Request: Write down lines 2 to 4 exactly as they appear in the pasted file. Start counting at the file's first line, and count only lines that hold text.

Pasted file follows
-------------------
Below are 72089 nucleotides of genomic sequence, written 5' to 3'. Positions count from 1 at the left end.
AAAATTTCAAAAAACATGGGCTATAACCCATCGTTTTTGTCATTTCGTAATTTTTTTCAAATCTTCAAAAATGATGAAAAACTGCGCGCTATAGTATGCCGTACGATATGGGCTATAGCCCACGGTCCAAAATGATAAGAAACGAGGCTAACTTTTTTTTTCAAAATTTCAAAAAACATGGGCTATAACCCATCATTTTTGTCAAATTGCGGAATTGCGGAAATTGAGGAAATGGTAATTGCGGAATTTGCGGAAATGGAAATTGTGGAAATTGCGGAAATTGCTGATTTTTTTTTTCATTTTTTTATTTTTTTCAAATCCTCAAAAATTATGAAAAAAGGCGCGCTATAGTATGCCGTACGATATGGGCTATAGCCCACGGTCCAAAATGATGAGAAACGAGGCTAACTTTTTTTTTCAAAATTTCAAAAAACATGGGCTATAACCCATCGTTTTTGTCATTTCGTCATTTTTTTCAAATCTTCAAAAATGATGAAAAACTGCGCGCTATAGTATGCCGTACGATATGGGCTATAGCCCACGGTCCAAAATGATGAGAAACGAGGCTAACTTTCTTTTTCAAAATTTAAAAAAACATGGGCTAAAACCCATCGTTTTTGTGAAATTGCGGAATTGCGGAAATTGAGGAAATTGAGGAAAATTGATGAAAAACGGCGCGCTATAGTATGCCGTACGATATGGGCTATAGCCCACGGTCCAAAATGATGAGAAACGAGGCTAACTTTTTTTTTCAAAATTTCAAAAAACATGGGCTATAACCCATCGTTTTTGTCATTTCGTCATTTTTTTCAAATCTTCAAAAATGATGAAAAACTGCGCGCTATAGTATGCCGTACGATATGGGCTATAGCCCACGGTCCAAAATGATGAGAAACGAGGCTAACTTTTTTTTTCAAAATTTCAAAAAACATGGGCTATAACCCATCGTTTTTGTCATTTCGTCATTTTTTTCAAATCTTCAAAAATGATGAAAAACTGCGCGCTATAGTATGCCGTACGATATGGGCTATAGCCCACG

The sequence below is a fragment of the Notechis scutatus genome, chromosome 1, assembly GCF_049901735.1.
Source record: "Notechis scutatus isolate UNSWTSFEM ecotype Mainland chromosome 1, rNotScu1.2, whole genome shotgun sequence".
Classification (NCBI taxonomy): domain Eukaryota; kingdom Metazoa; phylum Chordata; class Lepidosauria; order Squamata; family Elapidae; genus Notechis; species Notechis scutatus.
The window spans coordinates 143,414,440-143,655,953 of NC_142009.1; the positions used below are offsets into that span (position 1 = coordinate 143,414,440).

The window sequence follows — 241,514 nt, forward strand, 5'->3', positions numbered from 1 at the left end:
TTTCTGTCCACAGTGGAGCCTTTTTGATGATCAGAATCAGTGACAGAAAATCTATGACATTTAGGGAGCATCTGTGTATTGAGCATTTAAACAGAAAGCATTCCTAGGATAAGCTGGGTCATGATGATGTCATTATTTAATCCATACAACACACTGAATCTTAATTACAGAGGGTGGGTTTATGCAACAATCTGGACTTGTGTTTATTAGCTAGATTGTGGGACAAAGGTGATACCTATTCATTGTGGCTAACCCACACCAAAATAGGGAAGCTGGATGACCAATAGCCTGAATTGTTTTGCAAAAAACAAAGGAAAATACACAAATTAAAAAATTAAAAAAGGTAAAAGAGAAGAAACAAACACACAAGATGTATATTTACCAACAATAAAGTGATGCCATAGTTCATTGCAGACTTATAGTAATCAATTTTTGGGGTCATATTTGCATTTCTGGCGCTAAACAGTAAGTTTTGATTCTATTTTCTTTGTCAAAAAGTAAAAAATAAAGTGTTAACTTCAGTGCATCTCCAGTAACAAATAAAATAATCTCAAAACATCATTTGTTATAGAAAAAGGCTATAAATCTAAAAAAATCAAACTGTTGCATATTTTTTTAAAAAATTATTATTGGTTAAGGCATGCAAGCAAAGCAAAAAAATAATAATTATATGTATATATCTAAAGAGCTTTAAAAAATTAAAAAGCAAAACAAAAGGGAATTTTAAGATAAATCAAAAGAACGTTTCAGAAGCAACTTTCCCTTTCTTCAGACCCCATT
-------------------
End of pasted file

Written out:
AAAATTTCAAAAAACATGGGCTATAACCCATCGTTTTTGTCATTTCGTAATTTTTTTCAAATCTTCAAAAATGATGAAAAACTGCGCGCTATAGTATGCCGTACGATATGGGCTATAGCCCACGGTCCAAAATGATAAGAAACGAGGCTAACTTTTTTTTTCAAAATTTCAAAAAACATGGGCTATAACCCATCATTTTTGTCAAATTGCGGAATTGCGGAAATTGAGGAAATGGTAATTGCGGAATTTGCGGAAATGGAAATTGTGGAAATTGCGGAAATTGCTGATTTTTTTTTTCATTTTTTTATTTTTTTCAAATCCTCAAAAATTATGAAAAAAGGCGCGCTATAGTATGCCGTACGATATGGGCTATAGCCCACGGTCCAAAATGATGAGAAACGAGGCTAACTTTTTTTTTCAAAATTTCAAAAAACATGGGCTATAACCCATCGTTTTTGTCATTTCGTCATTTTTTTCAAATCTTCAAAAATGATGAAAAACTGCGCGCTATAGTATGCCGTACGATATGGGCTATAGCCCACGGTCCAAAATGATGAGAAACGAGGCTAACTTTCTTTTTCAAAATTTAAAAAAACATGGGCTAAAACCCATCGTTTTTGTGAAATTGCGGAATTGCGGAAATTGAGGAAATTGAGGAAAATTGATGAAAAACGGCGCGCTATAGTATGCCGTACGATATGGGCTATAGCCCACGGTCCAAAATGATGAGAAACGAGGCTAACTTTTTTTTTCAAAATTTCAAAAAACATGGGCTATAACCCATCGTTTTTGTCATTTCGTCATTTTTTTCAAATCTTCAAAAATGATGAAAAACTGCGCGCTATAGTATGCCGTACGATATGGGCTATAGCCCACGGTCCAAAATGATGAGAAACGAGGCTAACTTTTTTTTTCAAAATTTCAAAAAACATGGGCTATAACCCATCGTTTTTGTCATTTCGTCATTTTTTTCAAATCTTCAAAAATGATGAAAAACTGCGCGCTATAGTATGCCGTACGATATGGGCTATAGCCCACG

The sequence below is a fragment of the Notechis scutatus genome, chromosome 1, assembly GCF_049901735.1.
Source record: "Notechis scutatus isolate UNSWTSFEM ecotype Mainland chromosome 1, rNotScu1.2, whole genome shotgun sequence".